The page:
Since the outbreak of the civil war in Somalia in 1991 a mushrooming flow of Somali refugees has spread all over the world. Ethiopia and Kenya are important countries of refuge for Somalis but Yemen has also hosted thousands of Somali refugees.
Yemen: – Recently At least 57-Somali immigrants drowned as their boat upturned in a windstorm off the coast of Bir-Ali in southern Yemen on Sunday.
Most of those who died were Somali refugees, as UNHCR confirmed on Tuesday.
The only survivor swam for 23 hours before reaching the Yemeni coast, close to the port town of Bir-Ali, 400-kms east of Aden.
Twenty three bodies were recovered on Wednesday. It is not clear yet how many of the migrants have survived from the boat that capsized.
It isn’t the first time this occurred, but many Somalis have been lost in the sea between Somalia and Yemen. Each year, hundreds of thousands of Africans, especially Somalis, flee to Yemen in search of a good life, due to poverty and violent behavior.
Yemen cooperated with the IOM to assist in the return of about 800 Africans to their native countries, but unfortunately Africans persist in arriving in Yemen almost daily, fleeing deteriorating circumstances in Ethiopia and Somalia.
There are more than one million African migrants in the country, according to statistics made available by Yemen authorities and UNHCR.
A boat sank off the coast of northern Mozambique on the 5th of February, 2011, it was carrying 129 illegal immigrants, 89 Somalis and 40 Ethiopians, it caused the death of 51 illegal Somali immigrants and survivors were taken to a refugee centre in Nampula, northern Mozambique.
The goal of the illegal immigrants is to seek a better life in South Africa, an economically rich country on the African continent. Numerous immigrants enter South Africa every month illegally through Mozambique.
Why do Somali Youths seek safety?
Generally throughout the period of colonialism and the independence period (1960-1969), youth were the spine of the Somali population. In the mid 1930-1960s, the youth began to organize themselves to battle for independence and freedom from oppression.
The Somali Youth League (SYL), a party of 13-youngsters, was the first youth organization that mobilized the people to combat colonialism. Through the efforts of the youth in the struggle for the freedom of their country, 01-07-1960, Somalia declared independence and the Somali Republic was born during that era.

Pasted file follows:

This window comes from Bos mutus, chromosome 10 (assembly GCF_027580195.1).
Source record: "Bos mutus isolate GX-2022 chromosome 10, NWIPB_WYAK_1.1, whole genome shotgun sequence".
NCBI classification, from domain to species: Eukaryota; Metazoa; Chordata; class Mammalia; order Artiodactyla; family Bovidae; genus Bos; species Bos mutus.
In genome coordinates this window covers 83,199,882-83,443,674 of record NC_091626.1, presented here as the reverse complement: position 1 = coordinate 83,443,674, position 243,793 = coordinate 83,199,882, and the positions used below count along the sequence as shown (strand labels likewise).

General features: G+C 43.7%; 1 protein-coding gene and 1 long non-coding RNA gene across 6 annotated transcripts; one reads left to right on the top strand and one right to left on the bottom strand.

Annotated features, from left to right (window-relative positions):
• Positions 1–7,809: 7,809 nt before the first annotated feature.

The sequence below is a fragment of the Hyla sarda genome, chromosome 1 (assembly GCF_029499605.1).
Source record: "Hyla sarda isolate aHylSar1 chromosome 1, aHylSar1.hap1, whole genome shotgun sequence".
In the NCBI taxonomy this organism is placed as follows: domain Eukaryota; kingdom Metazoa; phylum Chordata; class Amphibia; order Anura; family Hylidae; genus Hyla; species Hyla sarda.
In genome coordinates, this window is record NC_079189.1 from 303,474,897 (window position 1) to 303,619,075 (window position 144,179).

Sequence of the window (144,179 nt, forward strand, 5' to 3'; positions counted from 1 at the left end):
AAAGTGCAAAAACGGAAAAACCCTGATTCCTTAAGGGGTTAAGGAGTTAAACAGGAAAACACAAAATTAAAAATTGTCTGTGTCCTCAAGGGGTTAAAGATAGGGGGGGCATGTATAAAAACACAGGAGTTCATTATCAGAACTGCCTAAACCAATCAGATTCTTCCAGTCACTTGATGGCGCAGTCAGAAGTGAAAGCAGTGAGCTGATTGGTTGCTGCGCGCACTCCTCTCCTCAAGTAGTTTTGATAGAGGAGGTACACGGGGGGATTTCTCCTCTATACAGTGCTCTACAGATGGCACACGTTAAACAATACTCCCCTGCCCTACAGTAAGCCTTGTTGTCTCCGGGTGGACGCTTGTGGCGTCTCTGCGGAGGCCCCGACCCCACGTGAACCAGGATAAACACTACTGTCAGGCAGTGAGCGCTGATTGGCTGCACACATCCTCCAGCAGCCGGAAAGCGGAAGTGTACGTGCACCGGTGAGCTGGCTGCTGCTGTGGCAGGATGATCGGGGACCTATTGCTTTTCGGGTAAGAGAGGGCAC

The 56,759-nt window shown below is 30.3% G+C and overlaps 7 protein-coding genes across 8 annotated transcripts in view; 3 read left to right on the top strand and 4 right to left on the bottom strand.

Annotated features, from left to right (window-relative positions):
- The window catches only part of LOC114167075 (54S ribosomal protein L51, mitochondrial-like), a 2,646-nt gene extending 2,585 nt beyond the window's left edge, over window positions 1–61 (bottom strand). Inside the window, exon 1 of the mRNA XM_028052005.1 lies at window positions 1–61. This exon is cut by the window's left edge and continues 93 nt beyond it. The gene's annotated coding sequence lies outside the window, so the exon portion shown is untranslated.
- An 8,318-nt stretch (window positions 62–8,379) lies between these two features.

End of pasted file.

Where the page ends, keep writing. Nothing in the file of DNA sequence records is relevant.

After independence, the youth movement ripped. Once the motivated unity of fighting against a common enemy was missed, the youth spread and joined the numerous, existing clan-based parties.
The dreams of cohesion and national progress were quickly forgotten. Among the reasons for this change in the youth attitude was the lack of an adequate system of formal public education.
In the time between the independence declaration and the military coup, the number of students in schools was very low, and concentrated in large urban areas.
A mass educational campaign was launched during the military regime (1969-1990), because Somali language was written traditionally and oral in 1972. Inspired by the principles adopted by the regime, the education system disseminated a Socialist-oriented curriculum, reaching all towns and villages first and then rural areas through the “rural development campaign” in 1974, where youth played a significant role.
On 26 January, 1991, Mohamed Siad Barre’s military regime was overthrown by rebel factions.
The president left the capital, which was devastated by incessant clashes between the rebels and the government forces first, and among different rebel factions later.
The civil war quickly spread to the rest of the country. Living conditions were particularly severe during 1991-92, when war and enormous population upheavals lead to famine, leaving 2 million Somalis internally displaced and thousand of refugees outside the country. Again, the youth were heavily affected by the situation, becoming the militia forces fighting for clan factional wars.
In the past two decades of chaos, many young Somalis died in internal clashes, while others tried to reach safety and a new life in foreign countries, sometimes by crossing the Mediterranean or the Red Sea. Those who survived the anarchy and still live in Somalia are mostly jobless.
Some of these youths are obsessed to venture overseas as refugees, by any means. This obsession is locally dubbed, most of them have relatives abroad, and they will try to realize their goal at any cost.
Many young people have been forced to migrate because of the conflict; today youngsters who live in the main towns are displaced from rural areas and suffer dramatic changes in environment and social behaviors.
Many of them, especially during the civil-strife of conflict in the country fell prey to the various fighting factions.
The chaos in the region instigated Somali youths to migrate from their country and taking enormous risk to reach other countries. The immigrants encounter lots of risks each year and it is reported that 108 Somali youths have died in the seas between Somalia and Yemen or Mozambique this year.
The Illegal immigrants also face many problems, such as rape, torture, killing, depriving, robbery, and other forms of abuses during the journey. All these problems can be connected to the lack of peace and stability in the country, This will likely continue until law and order are restored in Somalia.